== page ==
The novel swings back and forth from Michela’s focus on Angela’s case to crimes against women in general–with the constant motif of voices. Michela trusts her knowledge of voices, but in this case, is she correct? Those interviewed all have their own interpretation of who Angela was, but when one steps into “the relationships between members of a nuclear family, ” one walks through a tangled, murky “minefield.”  Voices is not a suspenseful, action-packed read, and instead, while there are periodic threats, there’s an underlying philosophical thread about women as victims of violence and crime as a social phenomenon. Here’s Michela mulling over a crime novel by Patricia Highsmith:

I am curious about her as a feminine misogynist and intrigued by her understanding of crime. What is it that drives the hidden demon, this fiercely ironic writer seems to be asking; is it the inescapable pain we carry sewn into our heart as if it were a secret pocket, or is it a loss of moral responsiveness? Is crime a disease, and how do we get it?

Voices is not perfect. While the motif of voices is used repeatedly in the novel to good effect, the author tries to make a larger statement about violence towards women, and this is too big a subject for this book so the attempt is only partly successful. Some of the book’s message about violence towards women comes through the character of Adele Sofia, Commissioner of Police, but there are passages in which Michela reads case summary after case summary of the unsolved brutal crimes against women and children. While Michela’s research into the subject of violence towards women is a nice segue into the investigation of Angela’s death, the information load detailing various crimes doesn’t add a lot to the plot.

Angela Bari is dead when the novel begins, and yet she remains a strong, yet strangely and sadly elusive presence throughout the course of the book. Michela’s connection with her neighbor makes for an intriguing, not gripping, read. While the solution of the murder is of paramount importance to Michela, the book at times includes some anticlimactic moments which seem deliberately created to veer this book away from nail-biting suspense. As a crime novel, it’s another example of how an author can tackle crime through a different, refreshing perspective.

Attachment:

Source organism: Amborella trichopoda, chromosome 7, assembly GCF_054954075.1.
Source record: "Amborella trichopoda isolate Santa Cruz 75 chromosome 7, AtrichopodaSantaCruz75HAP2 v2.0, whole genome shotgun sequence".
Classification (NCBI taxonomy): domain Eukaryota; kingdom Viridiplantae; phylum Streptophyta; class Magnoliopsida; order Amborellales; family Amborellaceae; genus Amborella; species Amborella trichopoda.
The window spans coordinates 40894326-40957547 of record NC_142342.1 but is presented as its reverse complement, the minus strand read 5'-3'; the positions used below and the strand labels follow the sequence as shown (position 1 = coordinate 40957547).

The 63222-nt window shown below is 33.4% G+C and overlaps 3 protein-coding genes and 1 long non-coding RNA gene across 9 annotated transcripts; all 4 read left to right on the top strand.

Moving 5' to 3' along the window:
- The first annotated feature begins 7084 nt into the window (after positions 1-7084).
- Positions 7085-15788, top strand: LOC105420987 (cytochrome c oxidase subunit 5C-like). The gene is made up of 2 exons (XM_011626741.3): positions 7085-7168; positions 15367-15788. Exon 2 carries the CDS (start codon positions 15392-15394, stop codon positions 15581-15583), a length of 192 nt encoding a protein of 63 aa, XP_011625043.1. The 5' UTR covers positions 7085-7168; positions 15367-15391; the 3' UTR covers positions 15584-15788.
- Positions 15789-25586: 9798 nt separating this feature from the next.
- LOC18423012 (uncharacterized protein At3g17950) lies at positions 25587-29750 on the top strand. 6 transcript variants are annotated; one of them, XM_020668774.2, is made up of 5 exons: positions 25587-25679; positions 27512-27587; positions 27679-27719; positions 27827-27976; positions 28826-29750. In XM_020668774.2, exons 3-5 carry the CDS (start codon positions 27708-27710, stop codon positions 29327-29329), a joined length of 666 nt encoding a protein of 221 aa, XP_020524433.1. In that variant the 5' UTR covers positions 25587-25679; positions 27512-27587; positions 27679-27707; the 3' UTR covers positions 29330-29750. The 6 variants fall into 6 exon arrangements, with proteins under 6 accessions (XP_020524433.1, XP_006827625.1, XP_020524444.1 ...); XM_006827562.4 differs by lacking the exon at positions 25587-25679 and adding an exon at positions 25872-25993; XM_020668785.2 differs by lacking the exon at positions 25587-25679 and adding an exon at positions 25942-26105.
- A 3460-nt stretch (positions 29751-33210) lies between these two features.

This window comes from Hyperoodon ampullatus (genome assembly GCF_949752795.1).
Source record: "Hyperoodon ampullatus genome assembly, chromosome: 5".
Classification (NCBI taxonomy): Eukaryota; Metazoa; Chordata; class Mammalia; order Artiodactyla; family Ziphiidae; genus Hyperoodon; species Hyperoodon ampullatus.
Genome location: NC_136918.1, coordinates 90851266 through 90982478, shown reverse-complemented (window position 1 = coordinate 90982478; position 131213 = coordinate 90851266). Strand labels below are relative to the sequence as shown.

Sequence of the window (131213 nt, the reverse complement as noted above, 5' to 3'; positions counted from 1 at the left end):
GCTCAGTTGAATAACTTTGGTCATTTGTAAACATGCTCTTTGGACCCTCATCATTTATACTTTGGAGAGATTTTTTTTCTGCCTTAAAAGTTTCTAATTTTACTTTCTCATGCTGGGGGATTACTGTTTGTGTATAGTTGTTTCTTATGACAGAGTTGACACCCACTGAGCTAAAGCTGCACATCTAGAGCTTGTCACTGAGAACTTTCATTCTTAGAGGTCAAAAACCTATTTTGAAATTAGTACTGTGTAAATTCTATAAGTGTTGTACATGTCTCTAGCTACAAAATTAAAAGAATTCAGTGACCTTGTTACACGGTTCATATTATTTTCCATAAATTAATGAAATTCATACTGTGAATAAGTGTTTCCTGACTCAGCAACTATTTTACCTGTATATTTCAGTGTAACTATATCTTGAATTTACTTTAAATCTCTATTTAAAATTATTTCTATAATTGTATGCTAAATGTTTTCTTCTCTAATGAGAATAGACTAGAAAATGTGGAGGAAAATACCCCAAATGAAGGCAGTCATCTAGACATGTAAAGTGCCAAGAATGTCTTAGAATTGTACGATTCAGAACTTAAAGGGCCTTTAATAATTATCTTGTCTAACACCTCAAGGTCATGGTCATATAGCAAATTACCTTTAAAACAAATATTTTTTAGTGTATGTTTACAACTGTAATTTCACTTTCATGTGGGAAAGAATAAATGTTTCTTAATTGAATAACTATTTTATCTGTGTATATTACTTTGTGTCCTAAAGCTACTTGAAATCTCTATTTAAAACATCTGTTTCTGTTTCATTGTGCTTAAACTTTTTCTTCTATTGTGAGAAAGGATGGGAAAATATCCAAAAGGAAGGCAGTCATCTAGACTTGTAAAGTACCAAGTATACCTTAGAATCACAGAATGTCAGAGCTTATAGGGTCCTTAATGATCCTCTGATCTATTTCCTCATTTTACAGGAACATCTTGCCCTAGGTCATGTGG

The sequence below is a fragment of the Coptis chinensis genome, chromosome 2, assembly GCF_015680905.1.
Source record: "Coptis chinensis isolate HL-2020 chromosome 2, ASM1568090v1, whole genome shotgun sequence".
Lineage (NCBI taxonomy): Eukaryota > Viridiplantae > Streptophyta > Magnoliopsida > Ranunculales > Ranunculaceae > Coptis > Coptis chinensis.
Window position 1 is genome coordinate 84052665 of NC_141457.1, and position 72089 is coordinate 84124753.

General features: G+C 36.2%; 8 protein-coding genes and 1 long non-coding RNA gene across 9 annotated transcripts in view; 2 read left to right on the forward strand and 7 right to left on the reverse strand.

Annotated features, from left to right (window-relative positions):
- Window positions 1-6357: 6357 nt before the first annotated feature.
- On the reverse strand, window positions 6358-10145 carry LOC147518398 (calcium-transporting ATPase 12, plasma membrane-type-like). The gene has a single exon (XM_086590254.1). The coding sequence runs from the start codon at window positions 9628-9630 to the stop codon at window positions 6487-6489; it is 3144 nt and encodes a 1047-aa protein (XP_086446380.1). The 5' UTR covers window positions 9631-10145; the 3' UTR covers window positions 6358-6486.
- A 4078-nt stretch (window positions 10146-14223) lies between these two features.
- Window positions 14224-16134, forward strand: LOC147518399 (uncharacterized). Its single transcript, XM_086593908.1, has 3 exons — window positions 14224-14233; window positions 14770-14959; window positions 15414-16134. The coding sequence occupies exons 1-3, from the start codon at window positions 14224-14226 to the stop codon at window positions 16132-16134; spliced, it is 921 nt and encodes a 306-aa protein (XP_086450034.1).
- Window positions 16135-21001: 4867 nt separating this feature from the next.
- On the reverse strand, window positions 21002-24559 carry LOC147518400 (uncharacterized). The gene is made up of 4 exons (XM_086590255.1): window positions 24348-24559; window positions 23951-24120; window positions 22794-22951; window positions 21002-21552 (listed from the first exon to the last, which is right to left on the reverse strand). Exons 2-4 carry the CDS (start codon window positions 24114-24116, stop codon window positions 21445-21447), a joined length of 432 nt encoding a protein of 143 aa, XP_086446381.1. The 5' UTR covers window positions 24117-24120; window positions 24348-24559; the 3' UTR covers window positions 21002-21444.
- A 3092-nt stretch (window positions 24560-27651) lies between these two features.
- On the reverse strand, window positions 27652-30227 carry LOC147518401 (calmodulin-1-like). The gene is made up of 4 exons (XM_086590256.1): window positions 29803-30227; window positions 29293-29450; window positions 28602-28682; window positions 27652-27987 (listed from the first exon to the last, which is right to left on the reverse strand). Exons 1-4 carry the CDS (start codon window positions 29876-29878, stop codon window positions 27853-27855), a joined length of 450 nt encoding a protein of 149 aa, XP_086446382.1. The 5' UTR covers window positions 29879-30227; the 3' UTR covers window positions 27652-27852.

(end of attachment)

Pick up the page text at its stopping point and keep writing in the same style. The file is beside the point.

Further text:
Translated by Dick Kitto and Elspeth Spottiswood

Review copy



Filed under Fiction, Maraini Dacia

8 responses to “Voices by Dacia Maraini

  1. I’ve had a Maraini novel (The Silent Duchess, translated by the same pair as this one) on my pile for a couple of years, recommended by someone who knew of my interest in Montalbano and Sicily. Your review of this one will move it up the agenda and I’ll try to get to it this winter. It is set in Sicily in the early 18th century but the jacket blurbs promise another exploration of the role of women in that place and era.
    Maraini was nominated for the 2011 Man Booker International Prize so she obviously has a reputation in the literary community — although I will admit this review of her work is the only one that I have seen.

    • I picked this title, Kevin, because of its different approach. It’s not an entirely successful novel as I think it was too ambitious in its broader approach towards crime against women. The point is definitely made, but the multiple case notes don’t quite cut it.